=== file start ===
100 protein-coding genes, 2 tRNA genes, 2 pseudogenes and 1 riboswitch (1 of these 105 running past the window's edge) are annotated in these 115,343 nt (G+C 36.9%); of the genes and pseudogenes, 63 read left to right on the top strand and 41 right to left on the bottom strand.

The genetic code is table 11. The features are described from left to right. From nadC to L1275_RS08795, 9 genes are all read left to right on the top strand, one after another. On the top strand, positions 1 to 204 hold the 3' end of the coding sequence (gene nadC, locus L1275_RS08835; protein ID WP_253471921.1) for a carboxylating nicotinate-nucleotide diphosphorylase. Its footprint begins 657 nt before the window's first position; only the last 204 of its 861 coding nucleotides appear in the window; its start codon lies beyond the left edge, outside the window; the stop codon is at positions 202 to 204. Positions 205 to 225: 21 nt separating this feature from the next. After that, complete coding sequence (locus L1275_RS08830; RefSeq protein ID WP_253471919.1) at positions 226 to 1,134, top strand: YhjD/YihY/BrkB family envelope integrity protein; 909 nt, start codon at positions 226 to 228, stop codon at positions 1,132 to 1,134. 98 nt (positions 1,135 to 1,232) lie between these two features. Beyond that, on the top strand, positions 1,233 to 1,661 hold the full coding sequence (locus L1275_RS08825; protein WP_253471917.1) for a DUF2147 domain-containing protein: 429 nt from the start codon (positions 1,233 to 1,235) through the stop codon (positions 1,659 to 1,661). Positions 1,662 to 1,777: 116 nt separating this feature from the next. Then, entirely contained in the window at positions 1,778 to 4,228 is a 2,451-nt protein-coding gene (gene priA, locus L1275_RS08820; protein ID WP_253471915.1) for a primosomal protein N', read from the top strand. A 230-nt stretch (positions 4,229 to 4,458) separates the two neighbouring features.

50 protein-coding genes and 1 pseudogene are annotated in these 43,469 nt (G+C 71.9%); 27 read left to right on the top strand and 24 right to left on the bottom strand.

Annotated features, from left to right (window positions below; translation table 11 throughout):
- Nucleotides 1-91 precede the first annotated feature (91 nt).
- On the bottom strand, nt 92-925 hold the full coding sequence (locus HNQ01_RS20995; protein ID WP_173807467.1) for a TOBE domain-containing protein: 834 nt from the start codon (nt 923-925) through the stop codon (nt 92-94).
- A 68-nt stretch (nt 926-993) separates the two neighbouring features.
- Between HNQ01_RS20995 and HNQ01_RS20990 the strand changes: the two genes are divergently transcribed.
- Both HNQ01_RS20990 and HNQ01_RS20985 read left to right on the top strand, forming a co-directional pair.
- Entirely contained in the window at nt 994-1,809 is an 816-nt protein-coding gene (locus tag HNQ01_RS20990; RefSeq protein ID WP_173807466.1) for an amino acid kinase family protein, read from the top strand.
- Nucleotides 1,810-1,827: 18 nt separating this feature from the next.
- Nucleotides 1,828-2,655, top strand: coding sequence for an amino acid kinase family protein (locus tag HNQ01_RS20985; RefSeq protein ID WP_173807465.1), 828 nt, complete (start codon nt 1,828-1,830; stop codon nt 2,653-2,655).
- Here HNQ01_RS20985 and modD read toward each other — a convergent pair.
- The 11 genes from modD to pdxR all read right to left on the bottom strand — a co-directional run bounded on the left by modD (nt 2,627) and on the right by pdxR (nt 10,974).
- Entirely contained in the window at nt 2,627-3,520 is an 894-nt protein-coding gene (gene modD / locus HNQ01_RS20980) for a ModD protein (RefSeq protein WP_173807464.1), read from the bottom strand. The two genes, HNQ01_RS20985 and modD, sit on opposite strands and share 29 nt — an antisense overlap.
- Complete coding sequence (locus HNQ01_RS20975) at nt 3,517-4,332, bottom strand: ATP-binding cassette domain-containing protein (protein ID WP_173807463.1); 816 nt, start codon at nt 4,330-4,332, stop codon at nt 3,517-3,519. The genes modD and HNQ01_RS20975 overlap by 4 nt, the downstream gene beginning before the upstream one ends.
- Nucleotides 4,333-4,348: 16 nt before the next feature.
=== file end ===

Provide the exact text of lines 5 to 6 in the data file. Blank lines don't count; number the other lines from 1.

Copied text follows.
- Nucleotides 1-91 precede the first annotated feature (91 nt).
- On the bottom strand, nt 92-925 hold the full coding sequence (locus HNQ01_RS20995; protein ID WP_173807467.1) for a TOBE domain-containing protein: 834 nt from the start codon (nt 923-925) through the stop codon (nt 92-94).